Fabiana Silva called the streets of Sao Paulo home for 16 years as one of hundreds of people trapped in "crackland," the open-air drug markets in South America's biggest city.
Now the street has become a livelihood for Silva, who has kicked an addiction to crack cocaine and moved into an informal two-story dwelling in a nearby slum.
Silva, 38, pulls her bright purple cart by hand through Sao Paulo, piling it high with more than 400 kilograms (800 pounds) of recyclables picked from refuse to earn roughly 100 reais ($32) per day — the only money she earns to support three children.
"The street today puts food on my table," she said.
Silva is one of a small army of trash pickers who comb the streets of Sao Paulo, home to 20 million, for materials missed by the city's official recycling trucks.
"The recycling trucks can't keep up," she said. "Now imagine how much people like me have cleaned up. We've saved millions of trees because a ton of recycled cardboard saves 22 trees from being cut down."
A runaway at 7
Silva ran away from her home in the outskirts of the metropolis at age 7 to flee an abusive stepfather, ending up in a corner of the city center where dealers sell openly to addicts living on the street.
That "crackland" in the shadow of a historic train station converted into a prestigious concert hall is now subject to a government cleanup, the latest in a series of failed attempts to ease the city's crack epidemic in recent years.
Silva described her years in the drug market as "hell."
She spent four stints in the juvenile justice system before she was arrested and discovered she was pregnant with her first child, now 17.
Silva said her children, including an 8- and a 14-year-old, were her motivation for quitting drugs after floating through halfway houses.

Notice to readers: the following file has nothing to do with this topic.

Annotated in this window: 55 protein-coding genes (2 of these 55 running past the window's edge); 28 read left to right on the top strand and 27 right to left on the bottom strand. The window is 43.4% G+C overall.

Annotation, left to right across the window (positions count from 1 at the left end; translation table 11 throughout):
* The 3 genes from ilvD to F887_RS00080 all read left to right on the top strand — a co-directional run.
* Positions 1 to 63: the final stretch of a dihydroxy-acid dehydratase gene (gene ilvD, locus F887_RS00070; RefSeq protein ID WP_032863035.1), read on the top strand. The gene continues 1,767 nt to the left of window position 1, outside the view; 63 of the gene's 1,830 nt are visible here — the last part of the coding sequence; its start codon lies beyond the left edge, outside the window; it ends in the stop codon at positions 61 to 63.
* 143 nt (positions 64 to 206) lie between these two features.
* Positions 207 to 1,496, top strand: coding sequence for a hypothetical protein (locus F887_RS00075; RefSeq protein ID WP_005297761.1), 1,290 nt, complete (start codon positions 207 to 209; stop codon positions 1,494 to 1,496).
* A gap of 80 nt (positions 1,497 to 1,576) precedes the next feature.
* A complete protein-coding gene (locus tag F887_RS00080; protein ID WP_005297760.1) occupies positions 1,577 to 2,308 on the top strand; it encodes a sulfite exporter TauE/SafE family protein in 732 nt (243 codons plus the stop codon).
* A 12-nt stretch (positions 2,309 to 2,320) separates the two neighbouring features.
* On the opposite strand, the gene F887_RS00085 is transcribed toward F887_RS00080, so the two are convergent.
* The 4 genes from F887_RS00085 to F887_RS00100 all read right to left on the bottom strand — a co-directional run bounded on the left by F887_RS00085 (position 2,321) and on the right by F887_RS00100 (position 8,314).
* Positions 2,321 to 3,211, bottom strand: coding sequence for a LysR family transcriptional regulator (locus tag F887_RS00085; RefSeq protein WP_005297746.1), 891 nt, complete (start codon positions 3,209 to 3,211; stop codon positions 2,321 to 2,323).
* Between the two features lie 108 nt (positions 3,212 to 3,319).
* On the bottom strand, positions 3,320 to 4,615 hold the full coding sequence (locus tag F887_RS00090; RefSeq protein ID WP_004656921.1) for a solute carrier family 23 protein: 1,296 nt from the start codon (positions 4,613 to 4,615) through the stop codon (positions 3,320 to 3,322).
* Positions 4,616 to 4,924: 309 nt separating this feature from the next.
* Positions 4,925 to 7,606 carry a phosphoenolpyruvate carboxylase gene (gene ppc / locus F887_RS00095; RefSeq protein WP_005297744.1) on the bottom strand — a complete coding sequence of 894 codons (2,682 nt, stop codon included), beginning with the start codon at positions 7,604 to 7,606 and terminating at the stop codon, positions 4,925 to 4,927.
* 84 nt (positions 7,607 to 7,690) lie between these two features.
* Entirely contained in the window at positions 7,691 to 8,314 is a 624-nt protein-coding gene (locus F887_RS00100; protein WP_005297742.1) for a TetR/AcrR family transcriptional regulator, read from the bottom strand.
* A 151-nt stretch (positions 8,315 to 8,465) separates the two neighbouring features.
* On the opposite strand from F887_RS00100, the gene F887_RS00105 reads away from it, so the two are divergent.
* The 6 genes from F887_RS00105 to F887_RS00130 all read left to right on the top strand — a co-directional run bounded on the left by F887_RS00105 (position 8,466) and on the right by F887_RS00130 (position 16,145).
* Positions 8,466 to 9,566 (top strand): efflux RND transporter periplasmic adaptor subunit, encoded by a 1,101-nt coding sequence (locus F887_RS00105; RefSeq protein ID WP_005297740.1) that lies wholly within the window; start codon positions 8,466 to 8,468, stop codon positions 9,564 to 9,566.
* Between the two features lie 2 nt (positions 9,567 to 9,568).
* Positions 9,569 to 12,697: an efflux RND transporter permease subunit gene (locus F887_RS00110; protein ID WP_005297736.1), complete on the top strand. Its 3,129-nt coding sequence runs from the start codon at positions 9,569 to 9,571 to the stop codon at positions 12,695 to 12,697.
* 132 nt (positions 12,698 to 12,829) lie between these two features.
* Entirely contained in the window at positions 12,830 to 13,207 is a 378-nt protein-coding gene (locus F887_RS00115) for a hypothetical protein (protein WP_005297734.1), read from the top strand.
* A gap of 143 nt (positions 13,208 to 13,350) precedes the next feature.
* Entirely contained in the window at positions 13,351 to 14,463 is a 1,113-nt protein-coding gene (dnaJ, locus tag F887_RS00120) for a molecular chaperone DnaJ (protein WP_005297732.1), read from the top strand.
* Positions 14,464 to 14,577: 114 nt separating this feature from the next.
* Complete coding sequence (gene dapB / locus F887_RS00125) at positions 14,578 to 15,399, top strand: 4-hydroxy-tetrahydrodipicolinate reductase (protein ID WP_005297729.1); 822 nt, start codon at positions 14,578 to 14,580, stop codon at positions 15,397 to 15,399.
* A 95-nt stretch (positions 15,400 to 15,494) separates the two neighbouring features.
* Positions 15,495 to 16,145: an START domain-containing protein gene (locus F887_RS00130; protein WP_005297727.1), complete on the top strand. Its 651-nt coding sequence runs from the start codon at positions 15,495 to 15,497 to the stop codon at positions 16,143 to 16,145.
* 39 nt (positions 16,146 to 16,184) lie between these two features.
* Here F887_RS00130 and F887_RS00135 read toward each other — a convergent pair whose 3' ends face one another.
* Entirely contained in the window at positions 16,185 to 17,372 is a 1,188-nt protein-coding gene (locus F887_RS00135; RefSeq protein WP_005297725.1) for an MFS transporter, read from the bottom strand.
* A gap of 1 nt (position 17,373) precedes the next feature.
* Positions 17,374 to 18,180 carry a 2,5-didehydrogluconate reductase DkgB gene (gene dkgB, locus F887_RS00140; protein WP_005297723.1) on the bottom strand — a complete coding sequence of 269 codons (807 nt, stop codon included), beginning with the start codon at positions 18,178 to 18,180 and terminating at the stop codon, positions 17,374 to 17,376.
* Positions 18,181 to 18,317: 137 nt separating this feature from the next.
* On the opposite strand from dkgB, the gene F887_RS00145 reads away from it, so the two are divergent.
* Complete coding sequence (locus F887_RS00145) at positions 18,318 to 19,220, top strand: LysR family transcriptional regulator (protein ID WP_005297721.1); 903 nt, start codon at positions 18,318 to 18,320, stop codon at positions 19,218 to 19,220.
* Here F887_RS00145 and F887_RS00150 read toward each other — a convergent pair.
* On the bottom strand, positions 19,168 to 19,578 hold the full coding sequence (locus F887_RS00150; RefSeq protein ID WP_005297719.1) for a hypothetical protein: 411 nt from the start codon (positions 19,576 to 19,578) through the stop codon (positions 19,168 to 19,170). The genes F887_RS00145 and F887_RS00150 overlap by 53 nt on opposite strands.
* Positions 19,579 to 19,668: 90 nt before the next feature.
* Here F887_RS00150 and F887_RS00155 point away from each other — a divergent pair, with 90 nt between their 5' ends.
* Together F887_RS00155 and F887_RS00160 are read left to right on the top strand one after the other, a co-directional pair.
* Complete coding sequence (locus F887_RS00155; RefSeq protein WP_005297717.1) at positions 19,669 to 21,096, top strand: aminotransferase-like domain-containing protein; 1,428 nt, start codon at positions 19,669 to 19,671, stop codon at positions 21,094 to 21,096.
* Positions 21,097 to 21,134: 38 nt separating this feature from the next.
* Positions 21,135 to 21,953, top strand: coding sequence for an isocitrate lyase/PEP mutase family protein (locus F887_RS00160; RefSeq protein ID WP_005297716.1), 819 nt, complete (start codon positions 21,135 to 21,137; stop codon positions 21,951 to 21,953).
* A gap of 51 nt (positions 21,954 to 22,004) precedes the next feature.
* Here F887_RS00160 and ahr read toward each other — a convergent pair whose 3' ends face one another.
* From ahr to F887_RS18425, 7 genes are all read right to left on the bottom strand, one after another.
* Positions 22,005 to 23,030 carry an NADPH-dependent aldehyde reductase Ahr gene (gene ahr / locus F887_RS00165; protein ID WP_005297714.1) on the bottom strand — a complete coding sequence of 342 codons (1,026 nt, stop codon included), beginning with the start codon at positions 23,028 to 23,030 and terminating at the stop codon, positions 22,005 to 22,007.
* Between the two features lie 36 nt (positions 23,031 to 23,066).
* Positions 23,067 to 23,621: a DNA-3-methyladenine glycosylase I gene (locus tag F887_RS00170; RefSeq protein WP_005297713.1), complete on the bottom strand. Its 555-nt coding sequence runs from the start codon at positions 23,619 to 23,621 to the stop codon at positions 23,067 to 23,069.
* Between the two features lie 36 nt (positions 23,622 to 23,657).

"It took so much strength for me to leave that life," she said. "But along came my kids, and I just had to get out."
Eventually she found work as an assistant social worker tending to addicts, a job now requiring a high school diploma, before she turned to recycling for a living.
Mayor João Doria took office this year with a harder-line stance on Sao Paulo's eight cracklands, where an estimated 1,800 people live. However, recent government efforts to break up Silva's old crackland have merely displaced it to nearby blocks.
Some experts criticize the approach as pushing the problem around the city without giving addicts a way out.
Doria has refused to back down, saying the drug markets had already sprung up around Sao Paulo under previous mayors and that he would take on each crackland in turn.
Silva said draconian measures like forcing addicts into clinics would not work, adding that only time and voluntary treatment can help. Officials running the city's drug policy say all treatment is voluntary.
"To break addiction, you have to really want out," Silva said. "It's hard when a person is hooked. That's all the body wants."
Having overcome her own addiction, Silva's aspirations do not end on the street. She recently graduated from middle school and will start high school this month. She plans to go to a university and become a veterinarian.
"I was a street girl," she said, standing outside her humble new home while on a break from recycling runs. "I left school in third grade. Now, after becoming an adult, I went back to school to graduate. It's a great achievement for me. It means so much."